The Japanese government says Sea Shepherd activists have not put an end to this year's Southern Ocean whale hunt.
The whaling fleet has been between its ship and two Sea Shepherd boats.
Sea Shepherd hailed the suspension as a victory, saying with so little of the whaling season remaining Japan's hunt is effectively over.
But the Japanese consul-general in Melbourne, Hidenobu Sobashima, insists that is not the case.
"What was decided was temporary suspension of refuelling activities," he said on Thursday.
"Not more than that, not less than that."
It said the attacks happened after they were ordered to leave the area by one of the boats in the Japanese whaling fleet.
It also claimed armed Japanese coastguards threw "concussion grenades" at activists on the ships.
Mr Sobashima says the activists were responsible for the collision.
"Our understanding is yesterday morning the Sea Shepherd vessels, the Steve Irwin, Bob Barker and Sam Simon, approached and collided with the Nisshin Maru, during Nisshin Maru's refuelling operation," he said.
"What Sea Shepherd is doing endangers the life and property of the crew of the vessels and also endangers the safe navigation of the sea."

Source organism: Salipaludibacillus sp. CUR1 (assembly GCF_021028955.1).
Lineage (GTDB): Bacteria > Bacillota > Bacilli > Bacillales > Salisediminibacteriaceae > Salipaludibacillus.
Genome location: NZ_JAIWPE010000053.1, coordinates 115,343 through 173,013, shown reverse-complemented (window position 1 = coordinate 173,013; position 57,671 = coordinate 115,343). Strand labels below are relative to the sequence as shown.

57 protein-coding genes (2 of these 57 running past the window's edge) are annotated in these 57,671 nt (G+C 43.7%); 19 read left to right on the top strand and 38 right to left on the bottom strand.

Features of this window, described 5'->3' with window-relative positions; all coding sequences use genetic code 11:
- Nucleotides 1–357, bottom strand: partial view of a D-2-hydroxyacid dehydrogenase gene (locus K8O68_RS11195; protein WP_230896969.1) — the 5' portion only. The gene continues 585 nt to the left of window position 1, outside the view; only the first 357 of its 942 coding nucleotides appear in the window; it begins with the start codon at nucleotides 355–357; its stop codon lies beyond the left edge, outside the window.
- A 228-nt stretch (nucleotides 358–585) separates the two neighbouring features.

Sea Shepherd and the Coalition have called on Environment Minister Tony Burke to dispatch a Customs vessel to the area at once.
"The Nisshin Maru collided with my vessel several times and I think we were about 15 to 20 seconds away from being rolled over completely," he said.
"They're losing tens of millions of dollars," he said.
"The world is against them, they know that. Nobody believes for a moment that this is scientific research, it's a commercial operation and so they're being condemned worldwide and I think they're desperate and increasingly more aggressive."
Australia's Maritime Safety Authority says it is investigating the incident.
In 2010 the Sea Shepherd ship Ady Gil sank after being hit by a whaling vessel.
Australia strongly opposes whaling and launched legal action challenging the basis of Japan's so-called "scientific hunt" in December 2010.
Japan claims it conducts vital scientific research using a loophole in an international ban on whaling, but makes no secret of the fact that the animals ultimately end up on dinner plates.